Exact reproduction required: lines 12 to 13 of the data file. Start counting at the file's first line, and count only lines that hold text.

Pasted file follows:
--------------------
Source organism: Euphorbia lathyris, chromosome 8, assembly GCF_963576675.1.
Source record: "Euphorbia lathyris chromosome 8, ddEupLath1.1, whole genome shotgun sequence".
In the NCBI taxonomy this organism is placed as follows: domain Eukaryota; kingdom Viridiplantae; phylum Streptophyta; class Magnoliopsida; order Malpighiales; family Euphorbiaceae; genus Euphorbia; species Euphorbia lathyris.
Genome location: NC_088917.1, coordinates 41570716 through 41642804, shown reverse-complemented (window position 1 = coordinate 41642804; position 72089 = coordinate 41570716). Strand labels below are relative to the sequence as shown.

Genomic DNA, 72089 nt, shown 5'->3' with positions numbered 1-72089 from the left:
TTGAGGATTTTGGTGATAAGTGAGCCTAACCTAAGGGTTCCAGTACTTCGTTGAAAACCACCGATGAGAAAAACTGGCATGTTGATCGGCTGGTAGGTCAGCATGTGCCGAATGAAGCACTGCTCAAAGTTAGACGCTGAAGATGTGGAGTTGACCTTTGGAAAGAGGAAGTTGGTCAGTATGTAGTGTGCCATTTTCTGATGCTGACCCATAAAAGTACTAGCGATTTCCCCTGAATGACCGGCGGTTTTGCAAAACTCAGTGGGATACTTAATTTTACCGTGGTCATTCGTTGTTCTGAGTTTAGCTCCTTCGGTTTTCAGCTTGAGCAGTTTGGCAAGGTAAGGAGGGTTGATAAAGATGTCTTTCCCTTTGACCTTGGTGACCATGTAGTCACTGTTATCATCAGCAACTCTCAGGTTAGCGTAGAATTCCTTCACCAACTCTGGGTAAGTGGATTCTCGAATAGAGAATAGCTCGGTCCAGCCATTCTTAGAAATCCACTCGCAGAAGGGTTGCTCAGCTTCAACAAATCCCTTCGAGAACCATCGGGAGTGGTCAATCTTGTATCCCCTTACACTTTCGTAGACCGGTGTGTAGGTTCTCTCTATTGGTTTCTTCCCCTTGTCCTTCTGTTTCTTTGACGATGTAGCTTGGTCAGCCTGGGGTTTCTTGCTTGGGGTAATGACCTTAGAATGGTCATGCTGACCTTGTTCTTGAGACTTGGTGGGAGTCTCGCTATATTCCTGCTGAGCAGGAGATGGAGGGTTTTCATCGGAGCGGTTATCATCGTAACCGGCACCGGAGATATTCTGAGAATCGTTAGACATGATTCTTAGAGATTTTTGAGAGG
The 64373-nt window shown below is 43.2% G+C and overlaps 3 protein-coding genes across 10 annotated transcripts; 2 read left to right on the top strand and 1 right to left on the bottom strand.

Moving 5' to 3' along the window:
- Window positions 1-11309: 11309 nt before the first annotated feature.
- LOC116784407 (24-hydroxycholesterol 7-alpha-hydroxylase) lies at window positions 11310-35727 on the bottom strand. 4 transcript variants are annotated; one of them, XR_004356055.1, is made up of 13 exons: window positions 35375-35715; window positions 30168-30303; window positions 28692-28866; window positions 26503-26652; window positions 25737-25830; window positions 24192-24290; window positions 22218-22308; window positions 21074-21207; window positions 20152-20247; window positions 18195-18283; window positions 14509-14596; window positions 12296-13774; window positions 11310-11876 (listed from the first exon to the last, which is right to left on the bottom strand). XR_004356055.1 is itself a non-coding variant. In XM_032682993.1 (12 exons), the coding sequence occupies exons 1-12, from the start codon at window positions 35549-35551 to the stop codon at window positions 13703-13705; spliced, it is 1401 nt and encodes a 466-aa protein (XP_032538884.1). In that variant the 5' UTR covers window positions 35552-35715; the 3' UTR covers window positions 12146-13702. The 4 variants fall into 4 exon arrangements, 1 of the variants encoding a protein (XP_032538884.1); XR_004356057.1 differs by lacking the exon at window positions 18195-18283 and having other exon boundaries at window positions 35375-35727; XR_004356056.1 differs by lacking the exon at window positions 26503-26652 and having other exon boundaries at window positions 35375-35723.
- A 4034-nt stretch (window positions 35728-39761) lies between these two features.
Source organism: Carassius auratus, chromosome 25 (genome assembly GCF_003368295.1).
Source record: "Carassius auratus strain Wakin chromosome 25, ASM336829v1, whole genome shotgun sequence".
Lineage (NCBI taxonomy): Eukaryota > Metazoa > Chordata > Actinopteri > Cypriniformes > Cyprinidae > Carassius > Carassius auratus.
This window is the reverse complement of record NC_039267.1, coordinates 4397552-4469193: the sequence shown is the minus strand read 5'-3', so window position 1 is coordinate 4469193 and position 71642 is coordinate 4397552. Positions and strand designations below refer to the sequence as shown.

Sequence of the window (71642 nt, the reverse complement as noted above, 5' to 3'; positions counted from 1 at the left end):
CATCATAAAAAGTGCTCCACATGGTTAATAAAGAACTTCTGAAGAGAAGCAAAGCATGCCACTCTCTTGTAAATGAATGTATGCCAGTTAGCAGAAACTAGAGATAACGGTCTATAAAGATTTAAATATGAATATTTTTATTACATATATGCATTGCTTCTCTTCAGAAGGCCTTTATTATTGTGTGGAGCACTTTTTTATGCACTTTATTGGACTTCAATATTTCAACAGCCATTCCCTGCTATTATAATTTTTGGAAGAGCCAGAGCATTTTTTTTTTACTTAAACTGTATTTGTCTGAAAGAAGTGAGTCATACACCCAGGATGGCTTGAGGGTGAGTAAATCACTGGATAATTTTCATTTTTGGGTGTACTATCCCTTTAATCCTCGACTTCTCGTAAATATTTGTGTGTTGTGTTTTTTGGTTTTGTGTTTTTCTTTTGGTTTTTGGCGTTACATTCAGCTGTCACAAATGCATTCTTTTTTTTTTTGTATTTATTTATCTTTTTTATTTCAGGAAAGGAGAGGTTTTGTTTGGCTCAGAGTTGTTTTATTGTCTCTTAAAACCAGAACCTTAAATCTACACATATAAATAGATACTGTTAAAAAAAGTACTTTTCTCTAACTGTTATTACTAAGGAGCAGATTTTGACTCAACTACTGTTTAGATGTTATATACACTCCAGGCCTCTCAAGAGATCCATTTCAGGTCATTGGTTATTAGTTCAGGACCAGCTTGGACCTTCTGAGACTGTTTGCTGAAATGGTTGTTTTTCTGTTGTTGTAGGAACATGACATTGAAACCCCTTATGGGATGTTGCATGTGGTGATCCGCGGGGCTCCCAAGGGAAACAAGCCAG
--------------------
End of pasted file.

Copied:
Source organism: Carassius auratus, chromosome 25 (genome assembly GCF_003368295.1).
Source record: "Carassius auratus strain Wakin chromosome 25, ASM336829v1, whole genome shotgun sequence".